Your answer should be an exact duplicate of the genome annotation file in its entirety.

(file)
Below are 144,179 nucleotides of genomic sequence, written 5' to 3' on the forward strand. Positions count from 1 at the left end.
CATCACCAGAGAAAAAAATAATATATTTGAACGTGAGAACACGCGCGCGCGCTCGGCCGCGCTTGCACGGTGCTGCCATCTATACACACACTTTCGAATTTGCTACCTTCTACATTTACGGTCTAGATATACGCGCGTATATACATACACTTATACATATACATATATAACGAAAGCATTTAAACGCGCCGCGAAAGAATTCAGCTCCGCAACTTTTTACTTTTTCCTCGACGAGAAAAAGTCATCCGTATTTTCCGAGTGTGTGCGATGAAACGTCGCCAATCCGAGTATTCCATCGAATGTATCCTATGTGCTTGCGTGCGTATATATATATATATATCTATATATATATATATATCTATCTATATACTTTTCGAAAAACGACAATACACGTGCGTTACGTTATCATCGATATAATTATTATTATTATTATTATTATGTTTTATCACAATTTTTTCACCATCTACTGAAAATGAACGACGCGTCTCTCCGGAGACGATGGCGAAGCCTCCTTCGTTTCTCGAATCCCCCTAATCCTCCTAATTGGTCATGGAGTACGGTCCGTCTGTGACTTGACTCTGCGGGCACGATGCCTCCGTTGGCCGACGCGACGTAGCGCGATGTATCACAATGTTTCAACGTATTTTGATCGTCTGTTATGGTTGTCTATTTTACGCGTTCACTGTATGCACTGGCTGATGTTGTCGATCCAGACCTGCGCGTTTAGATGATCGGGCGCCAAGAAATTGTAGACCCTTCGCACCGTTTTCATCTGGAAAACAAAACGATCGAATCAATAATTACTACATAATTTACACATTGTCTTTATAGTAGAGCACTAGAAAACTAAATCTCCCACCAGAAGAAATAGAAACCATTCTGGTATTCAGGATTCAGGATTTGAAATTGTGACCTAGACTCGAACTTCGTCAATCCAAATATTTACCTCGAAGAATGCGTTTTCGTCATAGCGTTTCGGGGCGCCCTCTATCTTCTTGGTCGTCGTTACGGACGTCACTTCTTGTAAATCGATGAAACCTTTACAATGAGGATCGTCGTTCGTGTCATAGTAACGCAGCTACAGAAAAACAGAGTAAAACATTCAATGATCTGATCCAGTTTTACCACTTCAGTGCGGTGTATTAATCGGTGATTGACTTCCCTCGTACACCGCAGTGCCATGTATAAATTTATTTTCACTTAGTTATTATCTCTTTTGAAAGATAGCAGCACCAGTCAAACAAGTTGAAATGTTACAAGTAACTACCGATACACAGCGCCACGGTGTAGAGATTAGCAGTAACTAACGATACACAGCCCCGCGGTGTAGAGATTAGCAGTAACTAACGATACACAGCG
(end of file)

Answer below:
Below are 144,179 nucleotides of genomic sequence, written 5' to 3' on the forward strand. Positions count from 1 at the left end.
CATCACCAGAGAAAAAAATAATATATTTGAACGTGAGAACACGCGCGCGCGCTCGGCCGCGCTTGCACGGTGCTGCCATCTATACACACACTTTCGAATTTGCTACCTTCTACATTTACGGTCTAGATATACGCGCGTATATACATACACTTATACATATACATATATAACGAAAGCATTTAAACGCGCCGCGAAAGAATTCAGCTCCGCAACTTTTTACTTTTTCCTCGACGAGAAAAAGTCATCCGTATTTTCCGAGTGTGTGCGATGAAACGTCGCCAATCCGAGTATTCCATCGAATGTATCCTATGTGCTTGCGTGCGTATATATATATATATATCTATATATATATATATATCTATCTATATACTTTTCGAAAAACGACAATACACGTGCGTTACGTTATCATCGATATAATTATTATTATTATTATTATTATGTTTTATCACAATTTTTTCACCATCTACTGAAAATGAACGACGCGTCTCTCCGGAGACGATGGCGAAGCCTCCTTCGTTTCTCGAATCCCCCTAATCCTCCTAATTGGTCATGGAGTACGGTCCGTCTGTGACTTGACTCTGCGGGCACGATGCCTCCGTTGGCCGACGCGACGTAGCGCGATGTATCACAATGTTTCAACGTATTTTGATCGTCTGTTATGGTTGTCTATTTTACGCGTTCACTGTATGCACTGGCTGATGTTGTCGATCCAGACCTGCGCGTTTAGATGATCGGGCGCCAAGAAATTGTAGACCCTTCGCACCGTTTTCATCTGGAAAACAAAACGATCGAATCAATAATTACTACATAATTTACACATTGTCTTTATAGTAGAGCACTAGAAAACTAAATCTCCCACCAGAAGAAATAGAAACCATTCTGGTATTCAGGATTCAGGATTTGAAATTGTGACCTAGACTCGAACTTCGTCAATCCAAATATTTACCTCGAAGAATGCGTTTTCGTCATAGCGTTTCGGGGCGCCCTCTATCTTCTTGGTCGTCGTTACGGACGTCACTTCTTGTAAATCGATGAAACCTTTACAATGAGGATCGTCGTTCGTGTCATAGTAACGCAGCTACAGAAAAACAGAGTAAAACATTCAATGATCTGATCCAGTTTTACCACTTCAGTGCGGTGTATTAATCGGTGATTGACTTCCCTCGTACACCGCAGTGCCATGTATAAATTTATTTTCACTTAGTTATTATCTCTTTTGAAAGATAGCAGCACCAGTCAAACAAGTTGAAATGTTACAAGTAACTACCGATACACAGCGCCACGGTGTAGAGATTAGCAGTAACTAACGATACACAGCCCCGCGGTGTAGAGATTAGCAGTAACTAACGATACACAGCG